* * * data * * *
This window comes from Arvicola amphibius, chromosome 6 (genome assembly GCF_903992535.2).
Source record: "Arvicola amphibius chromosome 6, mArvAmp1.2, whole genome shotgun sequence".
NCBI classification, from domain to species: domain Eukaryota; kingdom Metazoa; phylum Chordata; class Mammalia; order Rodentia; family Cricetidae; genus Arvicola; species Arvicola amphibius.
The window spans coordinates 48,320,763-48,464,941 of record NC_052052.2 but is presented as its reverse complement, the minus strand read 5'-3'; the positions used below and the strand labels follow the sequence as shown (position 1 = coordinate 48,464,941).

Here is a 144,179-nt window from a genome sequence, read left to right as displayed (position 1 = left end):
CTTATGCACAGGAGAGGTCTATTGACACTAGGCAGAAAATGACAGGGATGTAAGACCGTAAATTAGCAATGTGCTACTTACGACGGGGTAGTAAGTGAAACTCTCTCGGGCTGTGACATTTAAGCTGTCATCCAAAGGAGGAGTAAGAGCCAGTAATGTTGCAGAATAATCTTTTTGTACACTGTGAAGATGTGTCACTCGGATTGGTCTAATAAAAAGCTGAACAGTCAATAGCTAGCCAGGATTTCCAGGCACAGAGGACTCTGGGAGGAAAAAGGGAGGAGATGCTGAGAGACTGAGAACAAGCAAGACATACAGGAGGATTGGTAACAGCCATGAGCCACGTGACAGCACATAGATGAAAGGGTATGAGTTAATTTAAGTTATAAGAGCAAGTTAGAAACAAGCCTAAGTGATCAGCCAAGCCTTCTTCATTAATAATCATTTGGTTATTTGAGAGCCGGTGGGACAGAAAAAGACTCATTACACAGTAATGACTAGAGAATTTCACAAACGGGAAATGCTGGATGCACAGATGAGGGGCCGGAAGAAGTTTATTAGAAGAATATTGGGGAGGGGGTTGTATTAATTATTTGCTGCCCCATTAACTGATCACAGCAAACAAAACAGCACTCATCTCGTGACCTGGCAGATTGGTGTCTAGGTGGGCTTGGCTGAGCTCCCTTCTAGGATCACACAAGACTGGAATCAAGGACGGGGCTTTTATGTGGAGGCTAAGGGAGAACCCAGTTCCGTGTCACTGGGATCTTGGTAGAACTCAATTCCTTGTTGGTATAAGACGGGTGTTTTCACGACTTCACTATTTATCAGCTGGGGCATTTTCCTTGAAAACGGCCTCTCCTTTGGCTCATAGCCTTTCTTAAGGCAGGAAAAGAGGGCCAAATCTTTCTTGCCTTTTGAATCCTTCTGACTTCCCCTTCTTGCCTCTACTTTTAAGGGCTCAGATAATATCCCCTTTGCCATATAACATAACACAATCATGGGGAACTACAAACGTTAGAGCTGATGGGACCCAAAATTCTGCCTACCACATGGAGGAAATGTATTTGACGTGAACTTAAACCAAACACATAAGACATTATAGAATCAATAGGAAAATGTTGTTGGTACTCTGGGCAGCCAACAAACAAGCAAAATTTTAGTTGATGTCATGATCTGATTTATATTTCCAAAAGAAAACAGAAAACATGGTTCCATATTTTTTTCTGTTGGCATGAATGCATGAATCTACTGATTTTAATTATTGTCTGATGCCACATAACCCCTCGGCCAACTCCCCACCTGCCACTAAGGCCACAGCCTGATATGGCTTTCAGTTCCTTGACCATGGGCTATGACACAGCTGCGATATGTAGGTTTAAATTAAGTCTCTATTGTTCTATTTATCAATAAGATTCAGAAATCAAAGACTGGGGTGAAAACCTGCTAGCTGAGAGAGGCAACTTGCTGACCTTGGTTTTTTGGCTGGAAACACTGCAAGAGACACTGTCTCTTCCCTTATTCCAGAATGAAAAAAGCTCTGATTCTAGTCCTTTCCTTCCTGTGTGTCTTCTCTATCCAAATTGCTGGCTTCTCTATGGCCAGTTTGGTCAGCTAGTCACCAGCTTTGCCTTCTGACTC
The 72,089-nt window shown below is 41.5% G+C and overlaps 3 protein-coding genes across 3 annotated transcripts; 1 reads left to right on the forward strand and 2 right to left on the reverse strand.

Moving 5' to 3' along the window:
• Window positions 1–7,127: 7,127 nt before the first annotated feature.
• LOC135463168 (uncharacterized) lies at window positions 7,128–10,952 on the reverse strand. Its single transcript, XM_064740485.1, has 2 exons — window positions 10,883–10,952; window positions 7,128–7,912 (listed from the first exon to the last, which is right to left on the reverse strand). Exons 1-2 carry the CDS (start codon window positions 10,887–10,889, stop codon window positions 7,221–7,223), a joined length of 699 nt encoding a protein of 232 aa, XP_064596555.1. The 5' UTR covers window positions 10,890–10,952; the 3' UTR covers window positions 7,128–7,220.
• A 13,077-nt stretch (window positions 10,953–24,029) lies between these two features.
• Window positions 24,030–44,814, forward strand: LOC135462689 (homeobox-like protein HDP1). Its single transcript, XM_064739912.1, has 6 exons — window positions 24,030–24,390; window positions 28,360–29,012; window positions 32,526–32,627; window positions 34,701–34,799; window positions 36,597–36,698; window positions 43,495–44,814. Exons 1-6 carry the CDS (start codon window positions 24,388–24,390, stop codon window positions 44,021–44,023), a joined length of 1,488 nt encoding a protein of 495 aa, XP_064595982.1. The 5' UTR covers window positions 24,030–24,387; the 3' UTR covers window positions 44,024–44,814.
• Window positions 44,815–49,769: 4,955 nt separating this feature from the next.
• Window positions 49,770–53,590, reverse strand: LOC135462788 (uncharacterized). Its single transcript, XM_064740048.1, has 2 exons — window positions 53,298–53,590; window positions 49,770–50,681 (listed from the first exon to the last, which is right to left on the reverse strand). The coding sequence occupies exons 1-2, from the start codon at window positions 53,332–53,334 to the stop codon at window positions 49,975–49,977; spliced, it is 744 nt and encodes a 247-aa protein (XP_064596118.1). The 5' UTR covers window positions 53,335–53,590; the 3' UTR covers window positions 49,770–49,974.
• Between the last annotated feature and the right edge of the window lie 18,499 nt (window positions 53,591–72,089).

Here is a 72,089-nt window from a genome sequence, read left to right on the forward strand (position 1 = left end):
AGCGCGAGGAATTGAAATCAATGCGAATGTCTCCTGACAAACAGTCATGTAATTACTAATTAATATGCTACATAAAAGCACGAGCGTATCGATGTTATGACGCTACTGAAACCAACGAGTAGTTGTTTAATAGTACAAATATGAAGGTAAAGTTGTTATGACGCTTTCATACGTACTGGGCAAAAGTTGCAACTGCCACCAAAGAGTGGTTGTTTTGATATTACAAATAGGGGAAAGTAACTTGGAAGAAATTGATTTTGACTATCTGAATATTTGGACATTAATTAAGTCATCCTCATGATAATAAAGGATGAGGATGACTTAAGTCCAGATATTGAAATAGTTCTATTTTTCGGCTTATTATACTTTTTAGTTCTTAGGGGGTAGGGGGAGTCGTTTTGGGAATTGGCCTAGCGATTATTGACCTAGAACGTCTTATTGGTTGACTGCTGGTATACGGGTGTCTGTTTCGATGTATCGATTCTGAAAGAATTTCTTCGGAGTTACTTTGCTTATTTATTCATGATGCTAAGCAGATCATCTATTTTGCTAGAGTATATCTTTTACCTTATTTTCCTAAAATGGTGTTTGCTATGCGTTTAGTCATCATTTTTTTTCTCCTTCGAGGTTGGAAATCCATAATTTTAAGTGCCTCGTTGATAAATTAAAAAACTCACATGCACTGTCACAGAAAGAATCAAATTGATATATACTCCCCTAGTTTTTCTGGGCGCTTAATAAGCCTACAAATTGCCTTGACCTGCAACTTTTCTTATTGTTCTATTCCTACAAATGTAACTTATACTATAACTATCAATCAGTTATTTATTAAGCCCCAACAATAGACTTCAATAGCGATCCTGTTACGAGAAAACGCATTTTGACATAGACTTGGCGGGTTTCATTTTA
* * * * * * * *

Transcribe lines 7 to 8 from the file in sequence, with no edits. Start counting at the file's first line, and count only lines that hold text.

The 72,089-nt window shown below is 41.5% G+C and overlaps 3 protein-coding genes across 3 annotated transcripts; 1 reads left to right on the forward strand and 2 right to left on the reverse strand.

Moving 5' to 3' along the window: